Tuesday 1 March 2022, 4.00PM to 4.30pm
Speaker(s): Trevor Burnard, Wilberforce Professor of Slavery and Emancipation at the University of Hull, Director of the Wilberforce Institute
My lockdown project, as an historian of the Atlantic World, has been reading 394 articles published 2012-2020 in early American and American revolutionary history. It includes a detour to work on the long eighteenth century in British historiography, in order to see what early American historians could gain from learning about this related but different historiography.
This historiography in the second decade of the twenty-first century is rich but unstartling – a historiography that in its essentials resembles very much the dynamic yet settled society of the eighteenth century. Its virtues lie in the diversity of subjects studied; the empirical heft of findings derived from assiduous archival research; and the imaginative ways in which scholars approach new topics and themes. Its weakness is its parochialism and lack of interest in the wider world and in not deviating analytically from the historical agenda made in the 1980s and 1990s.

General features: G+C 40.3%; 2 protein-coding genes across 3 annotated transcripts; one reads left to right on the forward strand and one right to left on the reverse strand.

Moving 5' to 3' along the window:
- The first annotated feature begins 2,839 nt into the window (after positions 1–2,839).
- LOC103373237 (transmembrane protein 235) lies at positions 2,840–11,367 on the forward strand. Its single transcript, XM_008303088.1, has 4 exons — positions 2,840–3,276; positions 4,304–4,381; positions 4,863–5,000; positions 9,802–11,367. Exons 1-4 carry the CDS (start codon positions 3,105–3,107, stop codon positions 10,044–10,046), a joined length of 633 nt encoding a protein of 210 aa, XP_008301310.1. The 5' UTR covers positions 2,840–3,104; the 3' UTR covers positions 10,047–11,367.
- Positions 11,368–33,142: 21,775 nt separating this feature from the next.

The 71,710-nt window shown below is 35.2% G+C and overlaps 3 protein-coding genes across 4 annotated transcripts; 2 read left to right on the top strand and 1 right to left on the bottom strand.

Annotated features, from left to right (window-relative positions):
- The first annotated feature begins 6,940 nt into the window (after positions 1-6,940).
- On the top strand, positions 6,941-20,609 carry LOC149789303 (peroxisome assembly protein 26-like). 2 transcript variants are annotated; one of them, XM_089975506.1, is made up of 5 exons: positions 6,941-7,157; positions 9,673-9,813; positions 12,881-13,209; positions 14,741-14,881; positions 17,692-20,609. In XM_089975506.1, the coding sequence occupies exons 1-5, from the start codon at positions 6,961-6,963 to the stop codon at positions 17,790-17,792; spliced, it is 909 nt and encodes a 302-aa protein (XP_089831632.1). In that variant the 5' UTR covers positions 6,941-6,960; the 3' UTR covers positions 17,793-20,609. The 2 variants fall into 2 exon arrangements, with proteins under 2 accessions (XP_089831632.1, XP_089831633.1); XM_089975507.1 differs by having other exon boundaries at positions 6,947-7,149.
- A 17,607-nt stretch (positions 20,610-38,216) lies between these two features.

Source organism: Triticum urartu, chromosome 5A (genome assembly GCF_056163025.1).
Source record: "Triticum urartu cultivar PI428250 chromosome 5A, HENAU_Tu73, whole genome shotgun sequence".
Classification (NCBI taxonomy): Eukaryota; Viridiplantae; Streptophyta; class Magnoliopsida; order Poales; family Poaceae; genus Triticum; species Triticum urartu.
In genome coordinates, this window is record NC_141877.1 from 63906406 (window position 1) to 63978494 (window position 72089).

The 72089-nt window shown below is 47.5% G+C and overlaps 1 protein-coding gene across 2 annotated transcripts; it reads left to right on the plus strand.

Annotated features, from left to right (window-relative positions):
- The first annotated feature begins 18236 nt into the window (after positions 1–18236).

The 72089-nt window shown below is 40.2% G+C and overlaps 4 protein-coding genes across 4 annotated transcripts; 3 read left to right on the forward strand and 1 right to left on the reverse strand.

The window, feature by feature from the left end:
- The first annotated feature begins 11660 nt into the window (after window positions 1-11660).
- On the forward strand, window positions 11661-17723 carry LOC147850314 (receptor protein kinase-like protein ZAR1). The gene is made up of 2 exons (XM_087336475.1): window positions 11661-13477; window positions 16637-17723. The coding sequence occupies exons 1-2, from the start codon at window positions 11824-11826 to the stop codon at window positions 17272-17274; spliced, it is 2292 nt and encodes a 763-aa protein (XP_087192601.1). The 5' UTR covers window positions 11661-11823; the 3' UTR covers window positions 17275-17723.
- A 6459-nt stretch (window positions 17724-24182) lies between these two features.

It is a stable and content historiography for a stable and content country and century – that century being the eighteenth century, not the more contentious one we now inhabit. This unadventurous approach to the period diminishes its appeal to early Americanists. But lessons can still be learned. One lesson that emerges from this sample is that historians of Britain and America would profit from paying more attention to an imperial history which takes Britain as part of a wider world centrally into consideration.
Location: K/GO7 Seminar Room, King’s Manor